Do I Really Need an Audio Engineer at My Event? - Promotions - Eventective - Forums

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ChannelAudio
ChannelAudio
Posts: 10 Nashville, Tennessee November 17, 2017
So you’re almost done planning your event. The venue has been secured, permits have been acquired, and all of your AV vendors are in place. You think everything is good to go, but then the age-old question comes up, do I need an audio engineer? Some events require a skilled audio professional, while some can get by without one. There are many reasons not to ignore the quality of your event's audio. For instance, event attendees are much more likely to notice poor audio before they notice other production deficiencies. Before we discuss whether your event needs an engineer, it is important to understand the role of a live sound engineer. The engineer’s responsibilities are numerous and range from setting up the sound system and any components, coordinating details with performers, ensuring the quality of the mix, and monitoring the level of the PA’s output. The engineer is the direct liaison between you and the MC, DJ, musicians and/or speakers. Many times your engineer will be able to determine exactly what your event might need and have the ability to communicate your needs to your performers. Skilled live audio engineers understand the way the human ear reacts to audio waves. You won’t even notice subtle mix changes when professionals are at the helm. We’ll cover the techniques they use to accomplish this refined sound in a future blog.

Working with this definition of an audio engineer, let’s run through some basic info to consider that will help you make your decision.

Quite possibly the biggest factor necessitating a need for a skilled audio engineer will be the size of your event. If all of the AV equipment needed at your event is a simple two speaker sound system with one microphone for a speech, it may be hard to justify the expense of an engineer. Most people will be able to understand the basic functions of a small audio mixer with a short demonstration. AV companies should always be more than willing to show customers how to use their rental equipment. Still, in this example, a skilled engineer will be able to tune the PA speakers to the room and equalize the sound of the speaker's voice as well as blend in transitional music before and after. Even for an event with a slightly larger setup consisting of multiple microphones and personal stage monitors, an engineer is not always required if little to no mix changes will be needed during the event. This is most often the case for small conferences where the only sound source will be spoken word. Nonetheless, if peace of mind is a determining factor for you, it is always nice to have an engineer present to troubleshoot any issues. For larger events with audio that needs precise attention to detail such as a concert you may want to consider having more than one engineer. A common practice is to have one engineer that handles front-of-house (FOH) sound and one that handles on stage sound mixing (monitors). For even larger events, it is typical that the production company will also employ a system engineer, who oversees other on-site engineers and the sound system itself.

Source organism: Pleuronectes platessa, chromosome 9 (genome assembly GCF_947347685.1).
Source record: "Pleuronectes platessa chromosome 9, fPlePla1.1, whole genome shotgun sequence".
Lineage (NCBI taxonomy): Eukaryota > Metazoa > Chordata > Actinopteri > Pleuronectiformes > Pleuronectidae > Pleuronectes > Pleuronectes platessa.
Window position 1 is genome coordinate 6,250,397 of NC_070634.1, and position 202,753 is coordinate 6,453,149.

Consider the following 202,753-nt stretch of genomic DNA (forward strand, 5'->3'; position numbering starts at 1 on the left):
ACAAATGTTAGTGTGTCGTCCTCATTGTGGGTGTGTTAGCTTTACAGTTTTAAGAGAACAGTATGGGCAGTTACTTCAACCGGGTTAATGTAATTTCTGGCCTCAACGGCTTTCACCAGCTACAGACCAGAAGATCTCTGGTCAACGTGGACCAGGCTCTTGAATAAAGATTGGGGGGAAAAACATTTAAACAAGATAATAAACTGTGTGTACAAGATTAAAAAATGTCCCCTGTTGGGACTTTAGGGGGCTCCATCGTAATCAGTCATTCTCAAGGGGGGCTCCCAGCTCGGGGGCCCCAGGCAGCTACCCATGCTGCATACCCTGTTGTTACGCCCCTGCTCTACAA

As you can tell, there are many factors to consider when planning an event needing sound reinforcement. Your AV company will always be able to provide an audio engineer to run your rental equipment, and if they don't have one in-house or can't recommend one, RUN! When in doubt, it’s best to play it safe and hire an audio engineer to ensure that your event runs smoothly.

If you have any more questions, don’t hesitate to reach out to us via email at Contact@ChannelAudioGroup.com or drop us a call at 615-715-7911. We’d love to hear from you!
https://www.channelaudiogroup.com/blog
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